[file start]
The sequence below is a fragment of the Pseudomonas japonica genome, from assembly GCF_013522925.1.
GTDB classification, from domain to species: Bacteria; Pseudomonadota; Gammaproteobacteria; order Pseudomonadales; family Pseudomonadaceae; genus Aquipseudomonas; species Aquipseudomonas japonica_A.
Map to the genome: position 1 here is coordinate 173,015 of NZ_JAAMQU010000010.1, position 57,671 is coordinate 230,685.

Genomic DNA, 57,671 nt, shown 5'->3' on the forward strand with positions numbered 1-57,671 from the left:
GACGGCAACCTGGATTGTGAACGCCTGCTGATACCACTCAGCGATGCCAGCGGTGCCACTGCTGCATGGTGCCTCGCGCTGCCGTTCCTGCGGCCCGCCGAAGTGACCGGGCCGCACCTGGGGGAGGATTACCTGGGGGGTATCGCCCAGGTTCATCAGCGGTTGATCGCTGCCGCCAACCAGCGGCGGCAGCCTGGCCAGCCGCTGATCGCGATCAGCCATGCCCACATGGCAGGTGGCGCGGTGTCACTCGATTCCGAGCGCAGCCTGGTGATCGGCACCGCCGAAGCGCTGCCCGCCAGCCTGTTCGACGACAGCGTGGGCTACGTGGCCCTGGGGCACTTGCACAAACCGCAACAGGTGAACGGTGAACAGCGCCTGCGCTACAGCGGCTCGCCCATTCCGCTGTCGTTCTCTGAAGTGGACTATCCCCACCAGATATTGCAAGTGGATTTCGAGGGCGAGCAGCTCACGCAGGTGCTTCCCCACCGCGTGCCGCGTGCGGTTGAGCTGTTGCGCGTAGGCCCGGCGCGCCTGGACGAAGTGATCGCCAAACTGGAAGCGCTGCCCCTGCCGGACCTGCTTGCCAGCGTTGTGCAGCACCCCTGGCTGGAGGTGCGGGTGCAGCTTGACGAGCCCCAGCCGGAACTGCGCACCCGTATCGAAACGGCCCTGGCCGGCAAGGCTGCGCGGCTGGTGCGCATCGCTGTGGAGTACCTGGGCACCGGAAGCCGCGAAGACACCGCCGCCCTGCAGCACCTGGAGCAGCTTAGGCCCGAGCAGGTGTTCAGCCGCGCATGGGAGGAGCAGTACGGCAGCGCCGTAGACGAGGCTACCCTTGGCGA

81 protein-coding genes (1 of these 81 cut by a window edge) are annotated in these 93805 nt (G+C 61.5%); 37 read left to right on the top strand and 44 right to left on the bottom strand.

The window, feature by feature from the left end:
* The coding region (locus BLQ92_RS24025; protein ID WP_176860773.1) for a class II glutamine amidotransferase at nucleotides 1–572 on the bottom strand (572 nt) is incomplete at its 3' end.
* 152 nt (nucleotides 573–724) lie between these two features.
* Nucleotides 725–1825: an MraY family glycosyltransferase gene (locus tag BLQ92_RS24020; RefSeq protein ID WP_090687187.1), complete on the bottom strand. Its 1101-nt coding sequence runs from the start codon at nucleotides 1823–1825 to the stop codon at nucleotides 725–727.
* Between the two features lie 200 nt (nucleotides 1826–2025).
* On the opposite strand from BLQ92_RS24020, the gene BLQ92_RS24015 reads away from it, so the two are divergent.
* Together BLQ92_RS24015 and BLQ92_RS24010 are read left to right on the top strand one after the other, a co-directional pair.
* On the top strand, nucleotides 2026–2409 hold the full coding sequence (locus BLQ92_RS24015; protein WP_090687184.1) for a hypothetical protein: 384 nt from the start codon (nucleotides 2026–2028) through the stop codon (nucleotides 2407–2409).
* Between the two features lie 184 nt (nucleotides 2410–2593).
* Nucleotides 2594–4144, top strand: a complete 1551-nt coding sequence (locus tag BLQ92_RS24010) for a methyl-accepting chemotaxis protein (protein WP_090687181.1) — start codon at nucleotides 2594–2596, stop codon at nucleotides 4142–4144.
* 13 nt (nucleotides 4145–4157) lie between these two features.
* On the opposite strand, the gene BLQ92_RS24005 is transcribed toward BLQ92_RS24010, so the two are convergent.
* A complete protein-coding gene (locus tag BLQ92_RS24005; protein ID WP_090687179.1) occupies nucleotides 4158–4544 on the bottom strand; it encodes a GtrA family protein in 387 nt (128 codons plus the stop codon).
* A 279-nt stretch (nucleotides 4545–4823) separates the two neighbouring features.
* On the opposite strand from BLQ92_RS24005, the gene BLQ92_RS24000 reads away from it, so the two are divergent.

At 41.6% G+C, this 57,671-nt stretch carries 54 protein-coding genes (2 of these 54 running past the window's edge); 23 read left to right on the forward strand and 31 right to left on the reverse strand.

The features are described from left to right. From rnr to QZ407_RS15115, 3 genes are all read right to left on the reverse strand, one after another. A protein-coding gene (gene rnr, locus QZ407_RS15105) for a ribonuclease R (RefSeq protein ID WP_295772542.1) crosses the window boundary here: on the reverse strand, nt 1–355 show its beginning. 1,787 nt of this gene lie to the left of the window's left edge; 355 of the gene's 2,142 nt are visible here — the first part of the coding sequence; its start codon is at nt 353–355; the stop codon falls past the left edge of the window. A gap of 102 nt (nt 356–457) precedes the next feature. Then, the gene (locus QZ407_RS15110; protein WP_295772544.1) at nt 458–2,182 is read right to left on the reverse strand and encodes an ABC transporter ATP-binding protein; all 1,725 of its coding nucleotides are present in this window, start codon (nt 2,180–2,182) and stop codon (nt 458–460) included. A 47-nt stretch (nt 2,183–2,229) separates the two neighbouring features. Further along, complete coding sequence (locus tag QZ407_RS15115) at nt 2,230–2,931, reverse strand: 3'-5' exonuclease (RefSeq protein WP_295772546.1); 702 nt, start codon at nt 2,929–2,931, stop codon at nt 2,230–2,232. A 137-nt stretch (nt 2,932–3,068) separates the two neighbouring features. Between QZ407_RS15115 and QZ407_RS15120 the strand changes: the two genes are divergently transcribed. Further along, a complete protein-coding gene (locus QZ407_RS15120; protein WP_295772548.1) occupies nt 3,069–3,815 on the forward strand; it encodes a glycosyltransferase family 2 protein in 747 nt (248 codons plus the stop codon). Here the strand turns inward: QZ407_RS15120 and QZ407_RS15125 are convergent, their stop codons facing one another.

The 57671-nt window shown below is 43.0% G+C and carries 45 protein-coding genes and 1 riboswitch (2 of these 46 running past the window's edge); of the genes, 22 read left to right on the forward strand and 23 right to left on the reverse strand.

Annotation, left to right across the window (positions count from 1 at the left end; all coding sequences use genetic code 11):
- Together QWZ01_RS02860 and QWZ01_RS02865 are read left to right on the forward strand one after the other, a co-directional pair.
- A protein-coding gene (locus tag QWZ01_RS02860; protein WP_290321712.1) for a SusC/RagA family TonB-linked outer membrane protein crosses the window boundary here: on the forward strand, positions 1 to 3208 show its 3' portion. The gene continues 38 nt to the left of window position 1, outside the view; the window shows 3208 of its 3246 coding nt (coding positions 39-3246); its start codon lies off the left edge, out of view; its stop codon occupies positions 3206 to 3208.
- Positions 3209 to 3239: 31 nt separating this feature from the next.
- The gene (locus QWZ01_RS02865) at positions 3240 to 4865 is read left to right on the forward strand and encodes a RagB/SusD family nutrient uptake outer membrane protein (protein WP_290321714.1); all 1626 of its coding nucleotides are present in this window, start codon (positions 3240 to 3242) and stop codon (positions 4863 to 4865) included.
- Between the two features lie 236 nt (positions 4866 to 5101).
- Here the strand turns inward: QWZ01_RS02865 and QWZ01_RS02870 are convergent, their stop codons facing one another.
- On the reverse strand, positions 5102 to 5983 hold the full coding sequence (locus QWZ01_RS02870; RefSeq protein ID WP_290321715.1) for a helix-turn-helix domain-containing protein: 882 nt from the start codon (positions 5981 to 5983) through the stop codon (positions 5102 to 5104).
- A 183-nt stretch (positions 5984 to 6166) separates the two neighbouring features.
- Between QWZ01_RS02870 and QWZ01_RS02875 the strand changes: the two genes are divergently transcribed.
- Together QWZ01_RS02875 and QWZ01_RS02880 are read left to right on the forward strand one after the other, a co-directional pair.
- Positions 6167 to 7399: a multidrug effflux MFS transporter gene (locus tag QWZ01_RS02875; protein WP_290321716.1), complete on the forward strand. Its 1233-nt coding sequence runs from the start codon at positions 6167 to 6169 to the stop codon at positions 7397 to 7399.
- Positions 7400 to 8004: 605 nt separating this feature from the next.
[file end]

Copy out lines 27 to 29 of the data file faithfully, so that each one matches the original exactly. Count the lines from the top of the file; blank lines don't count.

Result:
- A protein-coding gene (locus tag QWZ01_RS02860; protein WP_290321712.1) for a SusC/RagA family TonB-linked outer membrane protein crosses the window boundary here: on the forward strand, positions 1 to 3208 show its 3' portion. The gene continues 38 nt to the left of window position 1, outside the view; the window shows 3208 of its 3246 coding nt (coding positions 39-3246); its start codon lies off the left edge, out of view; its stop codon occupies positions 3206 to 3208.
- Positions 3209 to 3239: 31 nt separating this feature from the next.
- The gene (locus QWZ01_RS02865) at positions 3240 to 4865 is read left to right on the forward strand and encodes a RagB/SusD family nutrient uptake outer membrane protein (protein WP_290321714.1); all 1626 of its coding nucleotides are present in this window, start codon (positions 3240 to 3242) and stop codon (positions 4863 to 4865) included.